Can Apple save the day when it reports earnings?

“With the stock market continuing its slide, could the world’s biggest company provide a spark?” Kristen Scholer asks for The Wall Street Journal. “Apple Inc. reports calendar fourth-quarter earnings after the close Tuesday. The tech giant is expected to book record income of $18.1 billion in the final three months of the year on revenue of $76.6 billion, according to analysts surveyed by Thomson Reuters. ‘[Apple is] going to make or break it for the index to some degree,’ said Howard Silverblatt, senior index analyst at S&P Dow Jones Indices. ‘They are going to be the big news item for the week.'”

“One of the biggest challenges facing Apple is China. Last year it became Apple’s biggest market after the Americas and soaring sales in China have helped make Apple the world’s most profitable and valuable company. The question now for Apple and its investors: How to keep growing in China, the world’s largest smartphone market, without the red-hot economy,” Scholer reports. “For that reason, Apple’s earnings should offer insight on the health of the global economy.”

Scholer reports, “The company is expected to be the biggest contributor to the S&P 500’s operating earnings in the fourth quarter, according to Mr. Silverblatt. If the company can surprise to the upside, that should help the stock and the overall S&P 500 as Apple has the largest weighting in the index at 3.4%.”

Read more in the full article here.

MacDailyNews Take: Right around 1:30pm PDT / 4:30pm EDT today, we’ll bring you the results as soon as they are available and follow that up with live notes from Apple’s conference call. Check our home page around 4:30pm EDT for the results and around 4:45pm EDT for the link to our live coverage. You can listen to Apple’s conference call live via this link later today here.

What the analysts expect from Apple’s Q116 earnings report today – January 26, 2016
What to look for in Apple’s earnings report tomorrow – January 25, 2016
Apple to release Q116 earnings, webcast live conference call on January 26th – January 22, 2016


  1. Answer to the question: No. It is not in Apple’s DNA to save Wall Street. It has never been in Wall Street’s DNA to be nice to Apple. That won’t change until Apple agrees to allow the intelligence services of the world complete access to all devices.

  2. Q. With the stock market continuing its slide, could the world’s biggest company provide a spark?

    A. No.

    If “[Apple is] going to make or break it for the index to some degree,” then the index is DOOOOOMED. (I’ve always wanted to type that).

  3. They made everybody look stupid last quarter and nothing positive happened…who would expect it if they did it again?
    Short term AAPL holders care about only themselves and their money…nothing else. Jobs new this and ran Apple like he knew this.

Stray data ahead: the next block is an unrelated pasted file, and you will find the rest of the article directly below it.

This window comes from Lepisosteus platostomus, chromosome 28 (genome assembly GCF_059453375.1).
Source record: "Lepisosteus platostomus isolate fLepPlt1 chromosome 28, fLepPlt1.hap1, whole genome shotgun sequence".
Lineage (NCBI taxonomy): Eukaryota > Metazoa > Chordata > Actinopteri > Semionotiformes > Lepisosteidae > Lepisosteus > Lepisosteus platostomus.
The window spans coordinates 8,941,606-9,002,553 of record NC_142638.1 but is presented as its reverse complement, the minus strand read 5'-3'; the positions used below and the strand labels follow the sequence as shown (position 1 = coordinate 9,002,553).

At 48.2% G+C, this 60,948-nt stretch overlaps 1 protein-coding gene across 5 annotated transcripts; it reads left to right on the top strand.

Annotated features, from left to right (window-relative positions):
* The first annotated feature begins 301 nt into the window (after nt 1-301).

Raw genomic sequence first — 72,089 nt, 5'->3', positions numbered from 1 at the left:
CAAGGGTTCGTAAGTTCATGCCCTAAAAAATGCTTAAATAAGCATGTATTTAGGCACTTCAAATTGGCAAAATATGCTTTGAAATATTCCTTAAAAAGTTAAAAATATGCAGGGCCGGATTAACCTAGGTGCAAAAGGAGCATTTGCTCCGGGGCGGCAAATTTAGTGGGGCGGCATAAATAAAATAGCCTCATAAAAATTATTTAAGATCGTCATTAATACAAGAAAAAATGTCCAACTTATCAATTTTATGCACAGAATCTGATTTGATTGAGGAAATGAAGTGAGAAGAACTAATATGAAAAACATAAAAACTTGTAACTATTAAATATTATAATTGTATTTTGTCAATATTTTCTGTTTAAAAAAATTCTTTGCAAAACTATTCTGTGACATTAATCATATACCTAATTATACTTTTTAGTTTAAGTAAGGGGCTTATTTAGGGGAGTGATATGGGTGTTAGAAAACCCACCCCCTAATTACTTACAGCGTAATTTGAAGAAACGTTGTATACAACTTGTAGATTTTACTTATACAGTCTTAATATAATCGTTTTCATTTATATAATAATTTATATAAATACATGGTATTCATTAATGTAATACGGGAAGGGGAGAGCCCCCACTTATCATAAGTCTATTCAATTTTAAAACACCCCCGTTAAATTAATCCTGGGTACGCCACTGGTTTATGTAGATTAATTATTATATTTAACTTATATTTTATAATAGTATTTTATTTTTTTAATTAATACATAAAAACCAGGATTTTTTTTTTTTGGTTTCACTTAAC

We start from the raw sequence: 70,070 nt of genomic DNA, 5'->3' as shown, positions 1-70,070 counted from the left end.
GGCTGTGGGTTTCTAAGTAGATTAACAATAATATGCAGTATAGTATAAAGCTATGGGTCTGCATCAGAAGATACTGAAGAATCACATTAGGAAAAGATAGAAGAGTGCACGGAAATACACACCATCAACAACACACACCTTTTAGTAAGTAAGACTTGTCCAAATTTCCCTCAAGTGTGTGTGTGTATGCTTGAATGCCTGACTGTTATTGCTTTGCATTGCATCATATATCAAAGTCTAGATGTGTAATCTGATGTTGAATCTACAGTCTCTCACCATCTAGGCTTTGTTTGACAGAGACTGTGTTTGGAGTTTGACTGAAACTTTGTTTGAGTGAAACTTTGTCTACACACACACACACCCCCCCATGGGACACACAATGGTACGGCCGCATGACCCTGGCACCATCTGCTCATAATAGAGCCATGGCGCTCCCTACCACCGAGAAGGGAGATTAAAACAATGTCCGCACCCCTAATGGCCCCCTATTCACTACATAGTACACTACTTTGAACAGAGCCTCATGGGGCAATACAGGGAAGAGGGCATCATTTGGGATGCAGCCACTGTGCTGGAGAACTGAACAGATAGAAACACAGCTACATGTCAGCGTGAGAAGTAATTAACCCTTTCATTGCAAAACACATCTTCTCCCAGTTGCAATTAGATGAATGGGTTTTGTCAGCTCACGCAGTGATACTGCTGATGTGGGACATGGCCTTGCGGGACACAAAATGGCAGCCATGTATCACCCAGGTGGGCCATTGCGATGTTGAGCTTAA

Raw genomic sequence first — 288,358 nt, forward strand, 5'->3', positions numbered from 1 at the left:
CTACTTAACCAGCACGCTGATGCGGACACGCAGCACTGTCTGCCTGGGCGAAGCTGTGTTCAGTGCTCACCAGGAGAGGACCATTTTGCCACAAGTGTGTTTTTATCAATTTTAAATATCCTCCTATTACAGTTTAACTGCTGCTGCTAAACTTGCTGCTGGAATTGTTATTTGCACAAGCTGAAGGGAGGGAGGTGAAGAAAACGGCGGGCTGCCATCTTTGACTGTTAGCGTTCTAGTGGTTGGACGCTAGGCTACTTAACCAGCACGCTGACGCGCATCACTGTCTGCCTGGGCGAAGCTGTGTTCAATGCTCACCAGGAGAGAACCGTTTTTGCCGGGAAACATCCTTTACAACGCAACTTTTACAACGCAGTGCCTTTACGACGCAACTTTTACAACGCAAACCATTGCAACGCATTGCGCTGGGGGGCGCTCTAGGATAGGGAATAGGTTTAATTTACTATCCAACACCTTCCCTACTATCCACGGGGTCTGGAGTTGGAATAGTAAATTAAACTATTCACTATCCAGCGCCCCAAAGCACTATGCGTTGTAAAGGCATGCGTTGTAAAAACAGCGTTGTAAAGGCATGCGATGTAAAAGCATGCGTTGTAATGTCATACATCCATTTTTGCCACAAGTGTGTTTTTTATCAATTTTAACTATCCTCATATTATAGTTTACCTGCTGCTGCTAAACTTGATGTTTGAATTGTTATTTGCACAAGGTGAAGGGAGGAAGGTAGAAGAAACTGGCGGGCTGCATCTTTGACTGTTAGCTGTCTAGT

4. Oh, no ! China’s growth is only 4 to 5 % !

    If you look at a graph of long-term GDP growth in the US since 1947 (it is a quick online lookup:, visual inspection suggests an overall average growth rate of about 4 to 5%. (The highest growth was +16.9%, the lowest growth was -10%.) I would guess the same is true of Europe, although it could be a little lower than the US. The point is simply that 4 to 5% growth is really quite respectable.

    And anyone who knows much about developing economies will tell you that early rapid growth is relatively easy, and then it must taper. In fact, it is good when growth tapers, because it is one indication the economy is maturing.

    In any event, China’s 1 billion population contains 3 distinct groups: the wealthy, a rapidly emerging middle class, and the poor. Demand for Apple products may mostly come from the wealthy and middle classes. A GDP growth of “only” 4-5% will not likely greatly affect the lifestyle of these groups. And the poor were never likely to buy Apple products. So I do not see why any analyst worth his or her salt is freaking out about China’s GDP growth of 4 to 5 %.

    1. How many companies can have double-digit growth for years and years? I’m sure Apple is no exception. However, I’m willing to bet Apple’s growth is definitely respectable compared to 95% of the companies in the stock market. To make the company seem as though it’s failing is just crazy. Wall Street can’t compare every company to F.A.N.G. and consider the companies not up to those standards as failing. There’s absolutely nothing wrong with a steady 4% to 5% growth per year. Only the very greedy will say otherwise. Apparently they don’t live in the real world where only 2% earnings growth is a blessing for most working stiffs.

  5. I don’t get it. Microsoft reports earnings this week and I can’t find anything about Microsoft while everyone and his mother has something to say about Apple and its failings for days and days leading up to earnings call. Why is there so much emphasis on Apple’s faults and almost nothing on Microsoft? I don’t see anything about eBay either as they’re going to report earnings this week. I personally don’t think it’s that great for Apple to always be the center of attention. It always ends up hurting Apple shareholders. I sure don’t see how it’s in America’s best interest to try to make their top company seem like a failing business. Absolutely stupid. Apple is certainly not struggling like Wal-Mart, Macys or Sears.

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